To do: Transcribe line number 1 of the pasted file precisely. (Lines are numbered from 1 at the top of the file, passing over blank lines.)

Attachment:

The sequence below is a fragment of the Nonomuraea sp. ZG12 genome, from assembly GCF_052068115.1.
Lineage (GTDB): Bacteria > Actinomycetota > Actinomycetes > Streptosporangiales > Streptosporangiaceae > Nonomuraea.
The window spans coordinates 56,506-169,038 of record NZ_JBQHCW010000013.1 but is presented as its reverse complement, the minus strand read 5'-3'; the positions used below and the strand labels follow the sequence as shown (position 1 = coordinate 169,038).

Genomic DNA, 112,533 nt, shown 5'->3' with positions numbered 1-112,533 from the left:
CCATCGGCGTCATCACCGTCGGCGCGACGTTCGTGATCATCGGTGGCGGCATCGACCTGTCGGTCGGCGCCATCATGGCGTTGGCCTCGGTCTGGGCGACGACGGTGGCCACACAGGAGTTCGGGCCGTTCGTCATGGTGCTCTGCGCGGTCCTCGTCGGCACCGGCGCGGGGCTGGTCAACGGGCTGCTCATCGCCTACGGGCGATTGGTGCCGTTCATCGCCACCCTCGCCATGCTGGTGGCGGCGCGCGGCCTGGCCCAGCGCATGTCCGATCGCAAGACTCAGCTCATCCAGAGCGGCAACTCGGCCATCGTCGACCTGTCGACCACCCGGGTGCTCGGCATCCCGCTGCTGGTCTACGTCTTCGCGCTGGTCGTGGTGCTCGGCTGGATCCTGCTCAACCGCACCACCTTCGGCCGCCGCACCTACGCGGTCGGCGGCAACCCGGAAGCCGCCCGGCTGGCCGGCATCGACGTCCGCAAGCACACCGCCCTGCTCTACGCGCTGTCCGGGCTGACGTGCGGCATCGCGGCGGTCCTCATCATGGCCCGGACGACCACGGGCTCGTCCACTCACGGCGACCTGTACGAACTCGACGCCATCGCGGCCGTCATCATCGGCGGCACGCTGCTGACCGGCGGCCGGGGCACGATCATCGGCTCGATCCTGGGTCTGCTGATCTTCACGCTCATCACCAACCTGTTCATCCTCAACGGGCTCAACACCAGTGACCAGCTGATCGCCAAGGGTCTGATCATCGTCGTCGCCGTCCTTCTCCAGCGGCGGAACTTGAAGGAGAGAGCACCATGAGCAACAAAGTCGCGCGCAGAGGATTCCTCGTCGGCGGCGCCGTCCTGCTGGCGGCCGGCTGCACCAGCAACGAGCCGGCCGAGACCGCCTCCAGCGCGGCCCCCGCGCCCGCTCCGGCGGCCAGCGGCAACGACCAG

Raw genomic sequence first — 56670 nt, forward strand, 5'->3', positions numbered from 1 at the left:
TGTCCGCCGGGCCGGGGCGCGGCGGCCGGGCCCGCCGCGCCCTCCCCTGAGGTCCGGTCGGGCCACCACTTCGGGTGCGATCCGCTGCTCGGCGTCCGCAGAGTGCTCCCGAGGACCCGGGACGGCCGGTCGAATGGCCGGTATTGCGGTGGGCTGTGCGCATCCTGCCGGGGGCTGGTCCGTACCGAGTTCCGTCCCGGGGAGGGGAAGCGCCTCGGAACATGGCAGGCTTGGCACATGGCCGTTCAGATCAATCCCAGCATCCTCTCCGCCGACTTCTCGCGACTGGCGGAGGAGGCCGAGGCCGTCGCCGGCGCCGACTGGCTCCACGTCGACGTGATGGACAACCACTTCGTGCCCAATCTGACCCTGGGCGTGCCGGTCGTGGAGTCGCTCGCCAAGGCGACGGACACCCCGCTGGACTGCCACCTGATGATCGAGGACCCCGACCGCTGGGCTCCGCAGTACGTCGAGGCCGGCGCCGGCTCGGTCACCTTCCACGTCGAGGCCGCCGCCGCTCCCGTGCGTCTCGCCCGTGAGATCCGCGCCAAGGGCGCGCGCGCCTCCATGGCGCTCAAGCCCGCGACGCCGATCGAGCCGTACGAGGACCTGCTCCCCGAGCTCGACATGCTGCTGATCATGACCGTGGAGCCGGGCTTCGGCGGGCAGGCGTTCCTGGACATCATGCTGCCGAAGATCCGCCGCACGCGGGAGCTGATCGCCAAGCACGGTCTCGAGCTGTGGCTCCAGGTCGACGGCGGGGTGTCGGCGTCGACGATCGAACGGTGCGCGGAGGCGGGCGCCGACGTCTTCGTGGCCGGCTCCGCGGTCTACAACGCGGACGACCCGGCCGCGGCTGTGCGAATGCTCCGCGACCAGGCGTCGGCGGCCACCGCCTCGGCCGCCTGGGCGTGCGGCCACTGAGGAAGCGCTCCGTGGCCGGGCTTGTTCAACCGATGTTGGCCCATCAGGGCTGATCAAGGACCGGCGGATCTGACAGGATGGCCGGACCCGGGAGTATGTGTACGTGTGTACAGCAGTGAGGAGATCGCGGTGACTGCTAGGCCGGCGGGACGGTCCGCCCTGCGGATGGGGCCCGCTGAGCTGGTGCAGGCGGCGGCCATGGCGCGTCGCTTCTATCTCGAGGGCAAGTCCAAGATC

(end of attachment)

The sequence below is a fragment of the Nonomuraea sp. ZG12 genome, from assembly GCF_052068115.1.